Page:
Peter Frampton (1954 Gibson, Les Paul) - Chris Eason Photography

Peter Frampton’s Guitar Circus Shreds in Atlanta

Chastain Park Amphitheater (Atlanta, GA)
– Words and Photos by Chris Eason –

If there is one thing Peter Frampton is familiar with, it’s the travails of being a talented, yet unheralded musician whose mastery over his instrument was virtually overlooked for decades. His current tour, aptly titled Frampton’s Guitar Circus, attempts to rectify that situation not only for himself, but other unheralded guitarists as well.

The English virtuoso’s nearly four-hour show has been a revolving door of extraordinary guitar players joining him along various stops throughout his tour. They include Robert Cray, Vinnie Moore, Steve Lukather, Don Felder, Rick Derringer, Kenny Wayne Shepherd, David Hidalgo, Mike McCready and Roger McGuinn to name a few. Seriously, you never know what unheralded ‘ringmaster’ is going to make an appearance at these shows with his guitar, and that’s been the beauty of this ‘circus’.

Sonny Landreth (Frampton's Guitar Circus) - Chris Eason Photography

Tonight, an avid crowd was treated to a great surprise when country blues great Sonny Landreth took the stage. This Southwest Louisiana native is a slide guitar legend who has become a fixture at Eric Clapton’s Crossroads Festival over the years. His half hour smorgasbord of Delta blues offerings had the audience tapping their feet and nodding their heads. It’s hard to find the right words to describe the extraordinary musicianship that was on display. The sound emanating from Landreth’s fingertips was a language all its own. Let’s just say that when the musician left the stage, thousands of people would never forget the incredible show they had just witnessed.

Then it came time for the man himself to make his entrance, Mr. B.B. King.

BB King // Chris Eason Photography

The initials alone speak volumes about this iconic musician. The mere fact that King is still touring at the tender age of 88 made his appearance this evening all that more remarkable. Yes, BB has a tendency to talk more than he plays nowadays, but who cares. The thrill is certainly not gone when he finally decides to let his beloved Lucille say a few words for him. BB and his band rocked the crowd with some Chicago blues during his hour long appearance. They also performed several numbers that made this artist the revered figure he is today. BB loves to talk, and his outlook on life had many in the crowd laughing, including himself. There have been so many accolades plied on this Mississippi native over the decades, there’s no way my observations on his performance are warranted. Suffice to say it was an honor to be in his presence.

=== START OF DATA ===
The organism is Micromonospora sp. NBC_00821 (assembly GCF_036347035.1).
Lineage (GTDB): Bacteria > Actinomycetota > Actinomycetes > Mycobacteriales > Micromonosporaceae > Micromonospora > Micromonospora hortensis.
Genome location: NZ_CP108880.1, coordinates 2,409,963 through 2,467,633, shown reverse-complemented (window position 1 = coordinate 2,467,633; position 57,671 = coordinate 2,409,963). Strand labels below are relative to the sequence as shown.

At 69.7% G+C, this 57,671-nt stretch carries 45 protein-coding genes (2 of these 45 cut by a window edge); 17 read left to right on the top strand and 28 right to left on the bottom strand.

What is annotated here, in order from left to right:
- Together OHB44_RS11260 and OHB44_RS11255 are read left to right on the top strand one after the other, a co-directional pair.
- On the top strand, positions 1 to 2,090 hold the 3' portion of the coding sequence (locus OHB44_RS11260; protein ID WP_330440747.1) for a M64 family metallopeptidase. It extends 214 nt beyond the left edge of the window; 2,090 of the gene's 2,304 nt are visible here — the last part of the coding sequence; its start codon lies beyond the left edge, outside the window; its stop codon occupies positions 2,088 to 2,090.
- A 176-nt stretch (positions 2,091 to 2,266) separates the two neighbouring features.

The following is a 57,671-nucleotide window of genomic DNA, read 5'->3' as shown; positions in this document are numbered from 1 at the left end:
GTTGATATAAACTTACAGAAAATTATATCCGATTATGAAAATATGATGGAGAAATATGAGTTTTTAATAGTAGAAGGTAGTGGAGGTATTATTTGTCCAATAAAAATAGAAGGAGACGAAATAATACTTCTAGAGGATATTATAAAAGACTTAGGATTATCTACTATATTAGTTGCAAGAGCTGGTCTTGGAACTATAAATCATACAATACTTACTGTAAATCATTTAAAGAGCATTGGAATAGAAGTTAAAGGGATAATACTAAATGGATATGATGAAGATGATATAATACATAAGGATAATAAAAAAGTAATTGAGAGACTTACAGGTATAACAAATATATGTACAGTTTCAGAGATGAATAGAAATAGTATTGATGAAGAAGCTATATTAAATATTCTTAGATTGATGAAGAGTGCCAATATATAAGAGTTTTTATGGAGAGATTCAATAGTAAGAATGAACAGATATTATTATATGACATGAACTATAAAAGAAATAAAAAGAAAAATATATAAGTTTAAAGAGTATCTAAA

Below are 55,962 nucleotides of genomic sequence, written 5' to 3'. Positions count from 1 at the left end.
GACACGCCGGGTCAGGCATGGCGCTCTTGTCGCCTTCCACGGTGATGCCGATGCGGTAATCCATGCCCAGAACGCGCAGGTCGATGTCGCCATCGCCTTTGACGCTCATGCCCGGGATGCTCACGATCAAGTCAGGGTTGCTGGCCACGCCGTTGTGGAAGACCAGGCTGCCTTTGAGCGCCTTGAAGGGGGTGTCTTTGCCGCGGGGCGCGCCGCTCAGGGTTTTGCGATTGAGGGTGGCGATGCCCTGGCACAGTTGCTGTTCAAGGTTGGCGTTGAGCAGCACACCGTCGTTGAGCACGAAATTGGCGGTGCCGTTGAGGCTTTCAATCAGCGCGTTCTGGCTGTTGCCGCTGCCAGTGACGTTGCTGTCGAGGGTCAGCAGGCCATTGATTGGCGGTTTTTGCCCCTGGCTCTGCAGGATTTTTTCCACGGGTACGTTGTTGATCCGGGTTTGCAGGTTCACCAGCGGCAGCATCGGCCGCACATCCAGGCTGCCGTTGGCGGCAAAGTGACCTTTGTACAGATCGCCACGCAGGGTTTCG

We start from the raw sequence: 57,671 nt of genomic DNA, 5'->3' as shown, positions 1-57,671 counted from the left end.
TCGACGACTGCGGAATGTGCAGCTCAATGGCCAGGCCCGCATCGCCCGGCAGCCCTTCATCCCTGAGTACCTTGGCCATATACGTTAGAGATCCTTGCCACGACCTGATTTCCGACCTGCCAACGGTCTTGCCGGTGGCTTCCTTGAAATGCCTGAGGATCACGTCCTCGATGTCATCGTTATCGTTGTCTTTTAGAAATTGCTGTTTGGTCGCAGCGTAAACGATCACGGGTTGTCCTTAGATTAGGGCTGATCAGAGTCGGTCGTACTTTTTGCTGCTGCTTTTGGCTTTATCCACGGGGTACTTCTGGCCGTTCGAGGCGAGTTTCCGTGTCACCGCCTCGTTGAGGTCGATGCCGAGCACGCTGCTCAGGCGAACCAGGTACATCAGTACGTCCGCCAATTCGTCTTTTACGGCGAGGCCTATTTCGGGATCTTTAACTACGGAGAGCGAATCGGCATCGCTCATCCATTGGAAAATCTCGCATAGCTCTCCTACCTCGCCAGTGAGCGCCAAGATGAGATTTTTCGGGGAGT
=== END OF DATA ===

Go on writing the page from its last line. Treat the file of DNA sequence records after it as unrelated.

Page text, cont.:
Peter Frampton is an entirely different story. He built a name for himself in the early ‘70s as a serious solo artist who could play some very mean chops on his guitar. He had left the band he founded, Humble Pie, at the peak of their popularity because he felt the hard rock groove his side kick, Steve Marriott, was enthralled with was overwhelming the technical skills he had spent years perfecting. Though he gained his own notoriety with the release of his momentous Frampton Comes Alive recording in 1976, his entire career came unraveled due to his unfortunate decision to star in the disastrous 1978 film, Sgt. Pepper’s Lonely Hearts Club. Not only did the movie snuff out his once thriving career, it would take decades for him to earn back the respect from fans he had lost turning himself into a shirtless pop idol.

As Frampton walked on stage, he was greeted by a tremendous applause. I’m sure many of the folks in this crowd had bought a copy of his infamous Come Alive album. That didn’t really matter tonight. Everyone in this audience had their own Frampton story, or stories, and it was the wonderful music of his past that brought them all together to relive those times.

On several occasions throughout the night, Frampton was beaming as he belted out notes on his black, 1954 Gibson Les Paul. Many in this audience recognized the guitar as the one that helped make his 1976 triumph one of the best-selling live albums of all time. Most probably weren’t aware that the guitar had been lost for 30 years and was only just recently returned to the artist.

Peter Frampton (1954 Gibson, Les Paul) - Chris Eason Photography
In 1980, the guitar was put on a cargo plane leaving Caracas, Venezuela for Panama, where Frampton was scheduled to perform. The plane crashed after takeoff, killing all abroad. Miraculously, someone pulled the guitar from the wreckage and sold it to a musician on the Dutch Caribbean island of Curacao.
In 2009, the guitar surfaced when the local musician, who had performed on the instrument for decades, took it to a local customs agent on the island who just happened to collect guitars and repair old ones. When he spotted the unusual third set of pick-ups, the gentleman contacted a rabid Frampton fan in the Netherlands who confirmed his suspicions. He was holding the long lost guitar thought to have vanished in the plane crash. Two years later, when the musician fell on hard times, he sold the guitar. Frampton was reunited with his once forgotten treasure in December, 2011. He played the guitar often this evening.

This tour is a homecoming of sorts not only for the audience, but for Frampton himself. The evening culminated with a simple question – “Do you feel the way we do?” The resounding applause and cheers spoke volumes. Tonight, long lost friends reunited over the sound of music. An old friend had found its way back home. And appropriately enough, the evening ended on a triumphant note as Frampton made his guitar gently weep.

James Villa